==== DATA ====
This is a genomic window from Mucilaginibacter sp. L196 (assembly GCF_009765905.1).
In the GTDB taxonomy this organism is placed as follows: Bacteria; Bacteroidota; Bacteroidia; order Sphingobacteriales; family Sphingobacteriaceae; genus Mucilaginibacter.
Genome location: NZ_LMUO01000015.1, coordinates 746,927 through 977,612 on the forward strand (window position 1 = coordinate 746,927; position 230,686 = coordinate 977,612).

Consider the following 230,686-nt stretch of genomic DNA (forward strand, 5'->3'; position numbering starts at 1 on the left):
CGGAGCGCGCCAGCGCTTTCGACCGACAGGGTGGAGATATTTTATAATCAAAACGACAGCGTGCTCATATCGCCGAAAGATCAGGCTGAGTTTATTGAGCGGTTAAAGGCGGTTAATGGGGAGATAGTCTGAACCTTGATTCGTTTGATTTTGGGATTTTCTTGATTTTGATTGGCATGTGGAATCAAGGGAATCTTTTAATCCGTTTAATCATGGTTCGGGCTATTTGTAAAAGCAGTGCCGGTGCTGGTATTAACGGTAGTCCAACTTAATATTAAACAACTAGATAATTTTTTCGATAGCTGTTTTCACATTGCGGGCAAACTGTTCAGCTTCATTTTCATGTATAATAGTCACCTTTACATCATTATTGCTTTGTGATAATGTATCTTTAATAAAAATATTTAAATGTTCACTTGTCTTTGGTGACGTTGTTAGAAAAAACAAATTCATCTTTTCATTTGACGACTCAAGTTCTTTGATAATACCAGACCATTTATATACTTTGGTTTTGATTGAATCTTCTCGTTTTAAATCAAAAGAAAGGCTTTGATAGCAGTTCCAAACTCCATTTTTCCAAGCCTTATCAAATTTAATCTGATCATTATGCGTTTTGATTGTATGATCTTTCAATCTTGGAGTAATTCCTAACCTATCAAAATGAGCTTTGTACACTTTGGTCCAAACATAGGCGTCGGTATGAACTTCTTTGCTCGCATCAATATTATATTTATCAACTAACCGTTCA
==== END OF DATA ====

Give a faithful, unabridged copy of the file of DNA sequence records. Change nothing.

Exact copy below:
This is a genomic window from Mucilaginibacter sp. L196 (assembly GCF_009765905.1).
In the GTDB taxonomy this organism is placed as follows: Bacteria; Bacteroidota; Bacteroidia; order Sphingobacteriales; family Sphingobacteriaceae; genus Mucilaginibacter.
Genome location: NZ_LMUO01000015.1, coordinates 746,927 through 977,612 on the forward strand (window position 1 = coordinate 746,927; position 230,686 = coordinate 977,612).

Consider the following 230,686-nt stretch of genomic DNA (forward strand, 5'->3'; position numbering starts at 1 on the left):
CGGAGCGCGCCAGCGCTTTCGACCGACAGGGTGGAGATATTTTATAATCAAAACGACAGCGTGCTCATATCGCCGAAAGATCAGGCTGAGTTTATTGAGCGGTTAAAGGCGGTTAATGGGGAGATAGTCTGAACCTTGATTCGTTTGATTTTGGGATTTTCTTGATTTTGATTGGCATGTGGAATCAAGGGAATCTTTTAATCCGTTTAATCATGGTTCGGGCTATTTGTAAAAGCAGTGCCGGTGCTGGTATTAACGGTAGTCCAACTTAATATTAAACAACTAGATAATTTTTTCGATAGCTGTTTTCACATTGCGGGCAAACTGTTCAGCTTCATTTTCATGTATAATAGTCACCTTTACATCATTATTGCTTTGTGATAATGTATCTTTAATAAAAATATTTAAATGTTCACTTGTCTTTGGTGACGTTGTTAGAAAAAACAAATTCATCTTTTCATTTGACGACTCAAGTTCTTTGATAATACCAGACCATTTATATACTTTGGTTTTGATTGAATCTTCTCGTTTTAAATCAAAAGAAAGGCTTTGATAGCAGTTCCAAACTCCATTTTTCCAAGCCTTATCAAATTTAATCTGATCATTATGCGTTTTGATTGTATGATCTTTCAATCTTGGAGTAATTCCTAACCTATCAAAATGAGCTTTGTACACTTTGGTCCAAACATAGGCGTCGGTATGAACTTCTTTGCTCGCATCAATATTATATTTATCAACTAACCGTTCA